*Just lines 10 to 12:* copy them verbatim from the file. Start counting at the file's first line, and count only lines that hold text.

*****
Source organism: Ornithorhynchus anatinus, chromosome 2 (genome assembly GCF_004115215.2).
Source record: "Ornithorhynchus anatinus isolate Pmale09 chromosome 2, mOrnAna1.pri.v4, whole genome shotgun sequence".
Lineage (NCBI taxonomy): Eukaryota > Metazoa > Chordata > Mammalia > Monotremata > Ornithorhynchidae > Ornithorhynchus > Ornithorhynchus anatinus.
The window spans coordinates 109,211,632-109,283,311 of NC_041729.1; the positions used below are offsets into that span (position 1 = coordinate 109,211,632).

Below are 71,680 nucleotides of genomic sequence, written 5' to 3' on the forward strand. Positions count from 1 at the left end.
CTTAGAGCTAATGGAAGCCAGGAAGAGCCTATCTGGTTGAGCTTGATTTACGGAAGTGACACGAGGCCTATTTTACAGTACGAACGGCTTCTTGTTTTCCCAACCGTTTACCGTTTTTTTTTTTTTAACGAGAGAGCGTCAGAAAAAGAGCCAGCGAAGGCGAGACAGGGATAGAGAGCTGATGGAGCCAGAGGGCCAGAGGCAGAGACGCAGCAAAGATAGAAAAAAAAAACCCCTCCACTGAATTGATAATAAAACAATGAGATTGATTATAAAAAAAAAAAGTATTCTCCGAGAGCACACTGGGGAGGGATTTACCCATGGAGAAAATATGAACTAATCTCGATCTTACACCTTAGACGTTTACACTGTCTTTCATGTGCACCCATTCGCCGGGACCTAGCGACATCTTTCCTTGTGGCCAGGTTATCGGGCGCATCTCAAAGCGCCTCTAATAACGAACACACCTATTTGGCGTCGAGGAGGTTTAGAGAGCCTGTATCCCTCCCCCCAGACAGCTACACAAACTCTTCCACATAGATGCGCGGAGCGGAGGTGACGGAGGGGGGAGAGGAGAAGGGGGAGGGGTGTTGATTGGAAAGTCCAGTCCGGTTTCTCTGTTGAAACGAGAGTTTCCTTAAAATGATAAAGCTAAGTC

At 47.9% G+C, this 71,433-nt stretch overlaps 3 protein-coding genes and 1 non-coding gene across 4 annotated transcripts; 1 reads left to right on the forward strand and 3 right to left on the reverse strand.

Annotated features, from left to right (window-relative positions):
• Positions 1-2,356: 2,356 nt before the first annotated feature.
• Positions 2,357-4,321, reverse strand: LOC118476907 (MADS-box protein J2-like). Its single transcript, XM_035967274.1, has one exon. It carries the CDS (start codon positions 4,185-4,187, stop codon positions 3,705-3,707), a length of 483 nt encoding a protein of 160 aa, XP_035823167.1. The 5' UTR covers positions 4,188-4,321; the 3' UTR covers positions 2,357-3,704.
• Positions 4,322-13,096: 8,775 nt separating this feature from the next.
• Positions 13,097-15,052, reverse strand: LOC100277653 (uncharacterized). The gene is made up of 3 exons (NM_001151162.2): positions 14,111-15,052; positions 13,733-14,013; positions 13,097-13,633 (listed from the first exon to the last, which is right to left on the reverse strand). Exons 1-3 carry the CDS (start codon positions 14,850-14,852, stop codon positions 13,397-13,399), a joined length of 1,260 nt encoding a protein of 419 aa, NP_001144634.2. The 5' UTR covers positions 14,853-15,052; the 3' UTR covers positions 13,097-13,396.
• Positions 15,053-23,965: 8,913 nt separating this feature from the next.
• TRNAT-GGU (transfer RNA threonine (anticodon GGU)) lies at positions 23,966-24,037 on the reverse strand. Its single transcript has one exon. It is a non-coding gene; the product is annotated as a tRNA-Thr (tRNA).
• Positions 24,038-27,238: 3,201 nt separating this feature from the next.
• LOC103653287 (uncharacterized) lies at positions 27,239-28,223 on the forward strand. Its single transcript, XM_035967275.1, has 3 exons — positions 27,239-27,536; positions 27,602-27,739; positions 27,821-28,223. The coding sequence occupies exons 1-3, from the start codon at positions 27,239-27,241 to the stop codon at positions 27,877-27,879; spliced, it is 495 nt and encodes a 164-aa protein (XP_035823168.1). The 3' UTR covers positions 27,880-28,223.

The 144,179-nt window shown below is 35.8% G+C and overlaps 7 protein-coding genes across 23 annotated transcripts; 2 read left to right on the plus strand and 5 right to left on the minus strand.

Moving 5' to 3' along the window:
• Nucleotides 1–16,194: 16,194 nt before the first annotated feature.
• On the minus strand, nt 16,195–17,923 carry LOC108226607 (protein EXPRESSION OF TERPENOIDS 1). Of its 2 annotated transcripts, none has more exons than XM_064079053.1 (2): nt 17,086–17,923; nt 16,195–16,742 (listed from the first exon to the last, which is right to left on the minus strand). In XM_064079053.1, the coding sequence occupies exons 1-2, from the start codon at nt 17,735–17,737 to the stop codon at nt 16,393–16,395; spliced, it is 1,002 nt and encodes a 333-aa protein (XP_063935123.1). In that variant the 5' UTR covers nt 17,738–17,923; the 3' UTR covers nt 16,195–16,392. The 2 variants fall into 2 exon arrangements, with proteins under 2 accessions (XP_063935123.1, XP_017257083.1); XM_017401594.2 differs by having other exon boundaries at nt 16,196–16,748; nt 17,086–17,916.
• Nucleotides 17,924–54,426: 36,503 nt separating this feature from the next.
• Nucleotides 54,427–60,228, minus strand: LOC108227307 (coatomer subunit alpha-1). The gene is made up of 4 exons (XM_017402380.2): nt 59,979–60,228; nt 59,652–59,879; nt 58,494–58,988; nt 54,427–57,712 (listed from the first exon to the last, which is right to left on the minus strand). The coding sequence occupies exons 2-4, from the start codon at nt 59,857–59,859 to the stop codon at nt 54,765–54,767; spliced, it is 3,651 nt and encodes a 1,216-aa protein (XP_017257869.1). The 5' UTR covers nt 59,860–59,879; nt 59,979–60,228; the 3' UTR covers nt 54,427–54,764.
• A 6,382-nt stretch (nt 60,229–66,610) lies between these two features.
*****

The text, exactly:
• Positions 2,357-4,321, reverse strand: LOC118476907 (MADS-box protein J2-like). Its single transcript, XM_035967274.1, has one exon. It carries the CDS (start codon positions 4,185-4,187, stop codon positions 3,705-3,707), a length of 483 nt encoding a protein of 160 aa, XP_035823167.1. The 5' UTR covers positions 4,188-4,321; the 3' UTR covers positions 2,357-3,704.
• Positions 4,322-13,096: 8,775 nt separating this feature from the next.
• Positions 13,097-15,052, reverse strand: LOC100277653 (uncharacterized). The gene is made up of 3 exons (NM_001151162.2): positions 14,111-15,052; positions 13,733-14,013; positions 13,097-13,633 (listed from the first exon to the last, which is right to left on the reverse strand). Exons 1-3 carry the CDS (start codon positions 14,850-14,852, stop codon positions 13,397-13,399), a joined length of 1,260 nt encoding a protein of 419 aa, NP_001144634.2. The 5' UTR covers positions 14,853-15,052; the 3' UTR covers positions 13,097-13,396.